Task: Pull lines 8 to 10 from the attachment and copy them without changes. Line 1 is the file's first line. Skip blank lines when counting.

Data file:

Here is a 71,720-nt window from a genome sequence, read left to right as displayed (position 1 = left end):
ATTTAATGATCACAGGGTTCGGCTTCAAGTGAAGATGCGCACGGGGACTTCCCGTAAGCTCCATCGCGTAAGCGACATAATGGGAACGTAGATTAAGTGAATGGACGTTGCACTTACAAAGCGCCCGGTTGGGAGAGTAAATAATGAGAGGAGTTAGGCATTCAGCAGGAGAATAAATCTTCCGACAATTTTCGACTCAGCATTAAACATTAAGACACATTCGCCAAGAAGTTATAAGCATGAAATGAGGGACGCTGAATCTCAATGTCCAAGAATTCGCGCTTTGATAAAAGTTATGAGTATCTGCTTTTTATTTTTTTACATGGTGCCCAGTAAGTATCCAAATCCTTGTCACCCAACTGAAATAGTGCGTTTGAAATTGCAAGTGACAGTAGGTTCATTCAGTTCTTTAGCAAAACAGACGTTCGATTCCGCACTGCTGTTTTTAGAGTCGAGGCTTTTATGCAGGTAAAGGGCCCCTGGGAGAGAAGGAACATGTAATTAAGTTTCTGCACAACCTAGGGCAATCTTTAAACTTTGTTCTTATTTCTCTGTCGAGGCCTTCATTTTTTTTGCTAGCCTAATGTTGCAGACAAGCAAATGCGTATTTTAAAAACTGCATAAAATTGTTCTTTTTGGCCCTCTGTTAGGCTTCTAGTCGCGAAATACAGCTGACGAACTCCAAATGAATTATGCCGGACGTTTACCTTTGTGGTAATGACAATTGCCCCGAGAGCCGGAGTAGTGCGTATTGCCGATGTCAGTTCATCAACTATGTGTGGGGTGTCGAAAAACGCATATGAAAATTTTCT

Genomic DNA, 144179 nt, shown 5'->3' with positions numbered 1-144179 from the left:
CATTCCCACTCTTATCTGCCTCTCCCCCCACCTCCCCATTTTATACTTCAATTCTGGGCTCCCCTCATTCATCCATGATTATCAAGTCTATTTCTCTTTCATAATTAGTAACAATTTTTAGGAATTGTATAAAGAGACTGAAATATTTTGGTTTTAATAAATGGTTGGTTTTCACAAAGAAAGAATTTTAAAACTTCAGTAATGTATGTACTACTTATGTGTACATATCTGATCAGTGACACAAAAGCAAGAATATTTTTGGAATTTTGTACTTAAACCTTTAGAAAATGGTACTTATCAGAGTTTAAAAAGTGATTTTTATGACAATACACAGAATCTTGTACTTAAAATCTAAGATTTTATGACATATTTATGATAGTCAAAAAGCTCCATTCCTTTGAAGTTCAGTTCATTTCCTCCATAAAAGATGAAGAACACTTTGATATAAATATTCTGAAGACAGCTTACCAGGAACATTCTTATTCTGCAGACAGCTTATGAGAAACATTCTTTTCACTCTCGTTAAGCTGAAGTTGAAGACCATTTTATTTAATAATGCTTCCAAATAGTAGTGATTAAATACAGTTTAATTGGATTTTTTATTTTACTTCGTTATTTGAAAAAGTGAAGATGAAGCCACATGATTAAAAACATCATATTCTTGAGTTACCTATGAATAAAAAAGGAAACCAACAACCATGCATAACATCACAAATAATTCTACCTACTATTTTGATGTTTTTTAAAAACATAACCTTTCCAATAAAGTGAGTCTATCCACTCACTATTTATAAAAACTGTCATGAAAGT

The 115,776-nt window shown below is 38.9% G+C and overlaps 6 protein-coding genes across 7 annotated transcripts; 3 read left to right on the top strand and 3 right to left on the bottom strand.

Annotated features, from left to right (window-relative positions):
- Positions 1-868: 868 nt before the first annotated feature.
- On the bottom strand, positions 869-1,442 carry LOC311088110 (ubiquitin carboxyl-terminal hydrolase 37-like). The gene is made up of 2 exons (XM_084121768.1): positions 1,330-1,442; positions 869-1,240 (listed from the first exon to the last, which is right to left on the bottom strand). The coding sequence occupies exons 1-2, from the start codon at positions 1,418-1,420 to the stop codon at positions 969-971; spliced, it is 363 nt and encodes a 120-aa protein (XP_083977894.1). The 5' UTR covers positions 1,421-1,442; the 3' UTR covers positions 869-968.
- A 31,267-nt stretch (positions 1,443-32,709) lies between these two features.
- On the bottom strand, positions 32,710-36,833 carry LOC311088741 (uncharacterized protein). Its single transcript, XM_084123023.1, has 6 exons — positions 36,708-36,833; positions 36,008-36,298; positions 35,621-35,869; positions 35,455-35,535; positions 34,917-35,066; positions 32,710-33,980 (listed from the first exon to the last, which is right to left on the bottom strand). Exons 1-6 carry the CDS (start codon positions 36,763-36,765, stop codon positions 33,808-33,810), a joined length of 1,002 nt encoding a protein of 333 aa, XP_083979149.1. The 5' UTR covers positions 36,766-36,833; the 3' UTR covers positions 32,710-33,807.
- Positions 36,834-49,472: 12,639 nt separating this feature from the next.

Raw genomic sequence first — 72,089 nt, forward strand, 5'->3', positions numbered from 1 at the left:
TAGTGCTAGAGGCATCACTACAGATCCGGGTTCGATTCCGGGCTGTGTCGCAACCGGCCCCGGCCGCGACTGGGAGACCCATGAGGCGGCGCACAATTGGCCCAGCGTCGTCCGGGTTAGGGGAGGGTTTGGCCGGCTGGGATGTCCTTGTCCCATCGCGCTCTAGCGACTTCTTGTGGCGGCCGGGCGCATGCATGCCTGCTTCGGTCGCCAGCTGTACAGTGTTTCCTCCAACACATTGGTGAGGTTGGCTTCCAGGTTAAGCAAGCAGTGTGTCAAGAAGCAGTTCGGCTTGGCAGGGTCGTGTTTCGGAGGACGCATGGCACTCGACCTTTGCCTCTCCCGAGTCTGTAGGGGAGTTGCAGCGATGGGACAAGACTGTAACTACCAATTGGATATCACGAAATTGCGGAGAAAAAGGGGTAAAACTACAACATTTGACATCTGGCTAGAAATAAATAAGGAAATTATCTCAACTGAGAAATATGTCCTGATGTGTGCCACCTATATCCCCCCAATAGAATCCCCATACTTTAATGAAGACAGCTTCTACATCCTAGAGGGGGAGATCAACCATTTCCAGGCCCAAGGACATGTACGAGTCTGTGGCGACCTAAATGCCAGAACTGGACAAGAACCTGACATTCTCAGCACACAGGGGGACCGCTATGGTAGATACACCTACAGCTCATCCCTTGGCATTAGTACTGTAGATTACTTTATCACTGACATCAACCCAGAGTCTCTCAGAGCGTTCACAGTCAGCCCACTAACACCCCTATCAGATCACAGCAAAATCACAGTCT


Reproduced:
- On the bottom strand, positions 869-1,442 carry LOC311088110 (ubiquitin carboxyl-terminal hydrolase 37-like). The gene is made up of 2 exons (XM_084121768.1): positions 1,330-1,442; positions 869-1,240 (listed from the first exon to the last, which is right to left on the bottom strand). The coding sequence occupies exons 1-2, from the start codon at positions 1,418-1,420 to the stop codon at positions 969-971; spliced, it is 363 nt and encodes a 120-aa protein (XP_083977894.1). The 5' UTR covers positions 1,421-1,442; the 3' UTR covers positions 869-968.
- A 31,267-nt stretch (positions 1,443-32,709) lies between these two features.
- On the bottom strand, positions 32,710-36,833 carry LOC311088741 (uncharacterized protein). Its single transcript, XM_084123023.1, has 6 exons — positions 36,708-36,833; positions 36,008-36,298; positions 35,621-35,869; positions 35,455-35,535; positions 34,917-35,066; positions 32,710-33,980 (listed from the first exon to the last, which is right to left on the bottom strand). Exons 1-6 carry the CDS (start codon positions 36,763-36,765, stop codon positions 33,808-33,810), a joined length of 1,002 nt encoding a protein of 333 aa, XP_083979149.1. The 5' UTR covers positions 36,766-36,833; the 3' UTR covers positions 32,710-33,807.